Another season of CBC’s has come to an end and I’m reflecting on the birding experiences that I’ve added to my repertoire of birding adventures.
Brian and I began the first of our CBC’s with our own OKC Audubon Society’s CBC. We count in the NW Oklahoma City area of our circle. In around 30 years, we’ve seen many changes – most of them not so very welcome. Birds of prey no longer perch on the utility lines along Memorial Road – there is now a turnpike. Gone are the “wild” places with fields and weeds and trees. In 2012 we found most of our habitat gone and replaced by gated communities that don’t allow weeds. Gone are the hawks and sparrows and flocks of goldfinches and juncos, along with Tree Sparrows, Harris’s Sparrows and White-Crowned and White-throated Sparrows. In spite of the challenges, we managed to find a fair number of species and the weather was good and we were out counting birds.
We closed out 2012 by participating in the Cleveland County Christmas Bird Count (CCCBC) on Sunday, December 30. Of course it was cold and of course the sun stayed hidden and the south wind increased just in time for our trek on the north side of Lake Thunderbird.
Brian Muzny, Esther Key and I made up the CCCBC team again this year. We’ve counted in the same area for well over 20 years. The drought of the past two years has been very devastating to Lake Thunderbird. In one cove in the Zoom Beach area of Little River State Park, the water was down so far, we could easily hike closer to the end of the water. Our reward for that chilly jaunt was a flock of Least Sandpipers and a Snipe. We also found a lone Greater Yellowlegs there.
One of our surprises was a pair of Black Vultures in the Twin Bridges area just north of Alameda Street at the home of our friend, Jane Boren. Another unusual species for our group was Snow Goose, which Brian heard and Joe Grzybowski actually saw from his count area, opposite ours. Esther also spotted our first Wild Turkeys and we had a Roadrunner run across the road in front of our vehicle.
Harris’s Sparrow failed to make our list, as did White-crowned Sparrow.
Our most numerous species was Dark-eyed Junco. Normally we find an Eastern Phoebe, but with all of the wetland areas dry, and maybe due to the cold as well, we found none. Twenty-nine American White Pelicans were found snoozing on the beach at the Marina along with Ring-billed Gulls and one lone Herring Gull. Another surprise (I guess this is a good thing.) was only finding one House Sparrow.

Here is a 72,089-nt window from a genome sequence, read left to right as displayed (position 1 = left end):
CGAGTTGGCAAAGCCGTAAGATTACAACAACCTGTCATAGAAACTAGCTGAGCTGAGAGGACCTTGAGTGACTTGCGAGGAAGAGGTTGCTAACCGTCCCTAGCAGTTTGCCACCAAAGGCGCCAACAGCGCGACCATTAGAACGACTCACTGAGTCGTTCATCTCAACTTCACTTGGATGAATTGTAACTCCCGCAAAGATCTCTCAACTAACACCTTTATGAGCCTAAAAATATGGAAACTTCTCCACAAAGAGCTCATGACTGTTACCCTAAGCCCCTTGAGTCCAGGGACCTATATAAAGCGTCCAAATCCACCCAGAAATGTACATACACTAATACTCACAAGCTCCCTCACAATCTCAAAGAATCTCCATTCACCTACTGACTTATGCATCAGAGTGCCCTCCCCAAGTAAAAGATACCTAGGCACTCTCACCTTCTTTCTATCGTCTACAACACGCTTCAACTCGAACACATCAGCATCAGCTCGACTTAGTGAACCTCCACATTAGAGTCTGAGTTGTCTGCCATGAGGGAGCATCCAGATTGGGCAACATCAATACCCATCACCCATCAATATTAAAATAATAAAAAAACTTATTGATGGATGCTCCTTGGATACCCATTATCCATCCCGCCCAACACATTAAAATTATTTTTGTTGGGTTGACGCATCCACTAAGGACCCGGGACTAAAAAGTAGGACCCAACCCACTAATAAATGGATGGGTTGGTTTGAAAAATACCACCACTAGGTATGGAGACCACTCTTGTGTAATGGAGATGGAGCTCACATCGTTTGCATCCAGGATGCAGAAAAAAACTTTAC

It was a great day of birding, although it never really got warm. And at the end of the day, an invitation to sample the incredible food that comes out of Jennifer Kidney’s kitchen is enough to make up for the chill of the day.
Brian and I began the New Year with the last CBC of 2012 CBC season. On January 5, 2013, we spent an awesome 10-hour day on Ketchum Ranch stalking birds with Leonard and June Ketchum. This was our first CBC for Stephens County and hopefully it won’t be the last! The variety of habitat and remoteness of the ranch make birding here an extraordinary experience. But the best part is spending the day birding with June and Leonard.
Ma Nature chose to hit us with a wind that was not very pleasant for the earlier part of the day, but the sun soon made its appearance and the birding was great. Our first Red-headed Woodpeckers created some excitement, but before long, we were able to find them at several locations. June had Pine Siskins coming to her feeder and we found a few at one of our other stops. Ducks were fun to find at the numerous ponds and lakes in the area. Pintails, one of my favorite ducks, were numerous. One surprise was a Horned Grebe. Brian and I were hiking in some woods along a creek when I heard a sound that I couldn’t pinpoint. After a bit of stalking around some brush, we flushed a feisty little Winter Wren.
Near the bunkhouse we found the Merlin that Leonard practically guaranteed would be in the area. While June drove and Leonard navigated, we spent the entire day mostly on the ranch and tallied 82 species of birds. The unofficial count total for the circle was 112.
We extend our sincere thanks to June and Leonard Ketchum for their hospitality and a memorable day of birding.